Slumdog millionaire: an appraisal of the fiction and the film
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Slumdog Millionaire directed by Danny Boyle has finally proved to be the best movie of 2008 bagging eight Oscars, adding to its haul of various other international awards
including seven BAFTA (British Academy Film Awards) and four Golden Globe
trophies. In the backdrop of global recession and gloom and doom, Slumdog Millionaire
brings in hope and optimism. Danny Boyle, the jubilant director, regards the film
having a universal theme ending not in prize money, but in love. The fairytale story of Mumbai is steeped in human emotions and humour surrounded by murder, thieving, extortion, communal conflict, prostitution, beggary and mafia rivalry. The film may well be studied from the subaltern perspective as the term denotes the entire people that is subordinate in terms of class, caste, age, gender and office (Sen 203).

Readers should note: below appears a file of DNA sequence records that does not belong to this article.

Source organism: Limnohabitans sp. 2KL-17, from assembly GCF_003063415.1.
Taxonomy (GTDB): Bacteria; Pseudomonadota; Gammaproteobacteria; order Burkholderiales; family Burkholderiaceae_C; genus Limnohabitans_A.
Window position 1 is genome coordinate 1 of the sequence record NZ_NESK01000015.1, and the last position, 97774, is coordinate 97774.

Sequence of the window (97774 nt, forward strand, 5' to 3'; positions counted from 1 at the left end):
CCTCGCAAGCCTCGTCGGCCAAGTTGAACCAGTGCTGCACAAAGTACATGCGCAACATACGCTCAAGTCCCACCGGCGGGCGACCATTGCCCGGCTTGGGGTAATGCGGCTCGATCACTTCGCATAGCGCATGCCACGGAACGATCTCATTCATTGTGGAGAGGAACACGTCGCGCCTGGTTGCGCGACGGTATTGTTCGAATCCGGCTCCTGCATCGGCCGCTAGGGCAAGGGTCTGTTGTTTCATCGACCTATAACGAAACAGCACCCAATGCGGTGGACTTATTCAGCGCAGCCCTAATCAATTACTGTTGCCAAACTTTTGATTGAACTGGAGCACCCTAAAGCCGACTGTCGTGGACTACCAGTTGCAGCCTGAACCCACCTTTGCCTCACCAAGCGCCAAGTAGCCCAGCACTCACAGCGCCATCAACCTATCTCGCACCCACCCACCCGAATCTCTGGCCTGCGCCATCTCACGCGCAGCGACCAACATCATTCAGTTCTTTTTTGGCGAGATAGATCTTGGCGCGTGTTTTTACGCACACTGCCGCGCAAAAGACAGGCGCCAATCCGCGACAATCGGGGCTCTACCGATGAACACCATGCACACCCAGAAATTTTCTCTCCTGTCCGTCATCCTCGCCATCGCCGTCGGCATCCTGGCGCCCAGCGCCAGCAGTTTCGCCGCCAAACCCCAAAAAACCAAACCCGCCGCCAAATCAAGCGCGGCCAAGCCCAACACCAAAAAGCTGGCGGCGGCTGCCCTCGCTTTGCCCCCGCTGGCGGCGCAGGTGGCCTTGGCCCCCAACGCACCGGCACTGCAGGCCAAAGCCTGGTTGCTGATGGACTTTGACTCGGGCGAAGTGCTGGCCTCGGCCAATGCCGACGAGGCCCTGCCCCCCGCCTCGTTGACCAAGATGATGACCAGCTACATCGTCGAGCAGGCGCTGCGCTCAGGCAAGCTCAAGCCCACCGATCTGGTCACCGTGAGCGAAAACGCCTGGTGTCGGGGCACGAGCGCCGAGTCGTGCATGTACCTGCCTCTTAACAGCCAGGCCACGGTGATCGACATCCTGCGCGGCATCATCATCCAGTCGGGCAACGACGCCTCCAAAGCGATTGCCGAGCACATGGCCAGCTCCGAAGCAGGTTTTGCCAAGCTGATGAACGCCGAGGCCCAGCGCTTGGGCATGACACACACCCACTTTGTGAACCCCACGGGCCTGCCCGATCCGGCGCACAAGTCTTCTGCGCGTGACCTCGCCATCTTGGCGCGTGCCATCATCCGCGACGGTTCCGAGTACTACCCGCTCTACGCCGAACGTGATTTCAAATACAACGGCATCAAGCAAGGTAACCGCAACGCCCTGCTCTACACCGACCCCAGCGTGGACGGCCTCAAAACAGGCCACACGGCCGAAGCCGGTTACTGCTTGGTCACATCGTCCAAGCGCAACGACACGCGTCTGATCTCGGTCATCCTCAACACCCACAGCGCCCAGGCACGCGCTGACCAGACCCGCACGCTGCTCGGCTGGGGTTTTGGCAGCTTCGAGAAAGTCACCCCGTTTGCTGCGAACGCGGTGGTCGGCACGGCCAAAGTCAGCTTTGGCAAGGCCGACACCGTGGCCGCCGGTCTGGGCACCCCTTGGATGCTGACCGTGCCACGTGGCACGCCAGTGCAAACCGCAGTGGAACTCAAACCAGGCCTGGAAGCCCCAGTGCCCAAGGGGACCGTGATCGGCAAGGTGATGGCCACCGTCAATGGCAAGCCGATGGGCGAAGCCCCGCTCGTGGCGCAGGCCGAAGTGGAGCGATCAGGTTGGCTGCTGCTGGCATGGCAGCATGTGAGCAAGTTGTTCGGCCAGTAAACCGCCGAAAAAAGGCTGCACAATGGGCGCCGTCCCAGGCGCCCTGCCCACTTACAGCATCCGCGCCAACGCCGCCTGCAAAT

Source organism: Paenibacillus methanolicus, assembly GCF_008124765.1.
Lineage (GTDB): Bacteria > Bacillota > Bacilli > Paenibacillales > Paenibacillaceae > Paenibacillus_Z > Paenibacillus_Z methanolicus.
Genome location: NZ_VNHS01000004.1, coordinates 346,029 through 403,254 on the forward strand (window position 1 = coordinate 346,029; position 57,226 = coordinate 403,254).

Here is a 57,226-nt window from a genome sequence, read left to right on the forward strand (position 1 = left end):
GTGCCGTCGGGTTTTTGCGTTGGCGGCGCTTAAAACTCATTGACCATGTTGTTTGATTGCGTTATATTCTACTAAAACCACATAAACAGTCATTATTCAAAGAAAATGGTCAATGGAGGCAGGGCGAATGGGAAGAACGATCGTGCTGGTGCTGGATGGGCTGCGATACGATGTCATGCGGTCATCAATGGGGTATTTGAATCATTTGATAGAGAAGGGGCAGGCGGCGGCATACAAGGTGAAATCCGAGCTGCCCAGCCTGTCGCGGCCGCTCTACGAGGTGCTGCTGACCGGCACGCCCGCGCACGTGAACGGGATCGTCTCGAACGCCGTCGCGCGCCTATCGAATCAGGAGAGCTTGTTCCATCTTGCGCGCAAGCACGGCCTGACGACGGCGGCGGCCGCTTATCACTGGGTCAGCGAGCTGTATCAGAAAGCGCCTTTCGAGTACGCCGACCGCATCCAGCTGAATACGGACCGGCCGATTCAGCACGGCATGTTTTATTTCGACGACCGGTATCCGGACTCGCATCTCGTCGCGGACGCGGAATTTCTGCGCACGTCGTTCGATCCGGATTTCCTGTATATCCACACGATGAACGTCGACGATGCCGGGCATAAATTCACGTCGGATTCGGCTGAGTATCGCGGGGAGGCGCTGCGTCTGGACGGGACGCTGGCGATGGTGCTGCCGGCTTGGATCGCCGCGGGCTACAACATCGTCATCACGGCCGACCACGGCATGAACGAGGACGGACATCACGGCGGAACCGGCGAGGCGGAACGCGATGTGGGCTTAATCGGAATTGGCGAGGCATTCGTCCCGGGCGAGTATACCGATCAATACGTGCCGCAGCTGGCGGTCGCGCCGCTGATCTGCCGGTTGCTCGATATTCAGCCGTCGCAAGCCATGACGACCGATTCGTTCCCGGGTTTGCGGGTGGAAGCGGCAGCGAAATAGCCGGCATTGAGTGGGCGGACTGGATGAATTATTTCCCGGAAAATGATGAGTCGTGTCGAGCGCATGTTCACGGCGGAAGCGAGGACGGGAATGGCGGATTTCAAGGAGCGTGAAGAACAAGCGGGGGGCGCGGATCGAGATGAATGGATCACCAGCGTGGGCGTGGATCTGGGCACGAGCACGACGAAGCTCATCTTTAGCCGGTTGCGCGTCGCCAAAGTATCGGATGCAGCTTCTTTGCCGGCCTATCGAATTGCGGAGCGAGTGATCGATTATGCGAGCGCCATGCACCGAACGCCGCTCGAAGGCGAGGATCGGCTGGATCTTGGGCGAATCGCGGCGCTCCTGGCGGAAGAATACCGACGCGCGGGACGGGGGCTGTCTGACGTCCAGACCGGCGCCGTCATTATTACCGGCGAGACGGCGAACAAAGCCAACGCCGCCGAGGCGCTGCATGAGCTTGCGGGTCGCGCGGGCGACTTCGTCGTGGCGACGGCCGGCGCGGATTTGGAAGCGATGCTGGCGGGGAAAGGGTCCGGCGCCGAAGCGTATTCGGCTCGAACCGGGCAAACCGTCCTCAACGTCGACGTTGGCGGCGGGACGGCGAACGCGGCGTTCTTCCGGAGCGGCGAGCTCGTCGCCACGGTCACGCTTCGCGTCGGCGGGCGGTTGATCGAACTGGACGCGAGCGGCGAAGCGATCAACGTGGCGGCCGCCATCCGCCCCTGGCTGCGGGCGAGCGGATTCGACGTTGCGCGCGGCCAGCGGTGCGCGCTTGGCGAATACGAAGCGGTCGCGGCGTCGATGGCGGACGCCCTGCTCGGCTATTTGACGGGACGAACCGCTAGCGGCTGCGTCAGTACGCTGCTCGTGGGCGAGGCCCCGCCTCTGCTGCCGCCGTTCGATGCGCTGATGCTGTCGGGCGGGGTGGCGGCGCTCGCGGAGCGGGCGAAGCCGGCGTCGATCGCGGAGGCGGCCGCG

The fiction and the film reflect life in Dharavi, Asia's largest slum of about 520 acres,
at the heart of Mumbai and populated by over a million people. It is known for its vibrancy with entrepreneurial activities that generate between US$50 to $100 million annually. The slum dwellers have also organized themselves into cooperative societies that provide basic facilities and protection to residents. "Dharavi is an economic success story that the world must pay attention to during these times of global depression. Dharavi's messy appearance is nothing but an expression of intense social and economic processes at work. Most homes double as work spaces: when morning comes, mattresses are folded, and tens of thousands of units form a decentralized production network rivaling the most ruthless of Chinese sweatshops in efficiency" (Echanove 2009).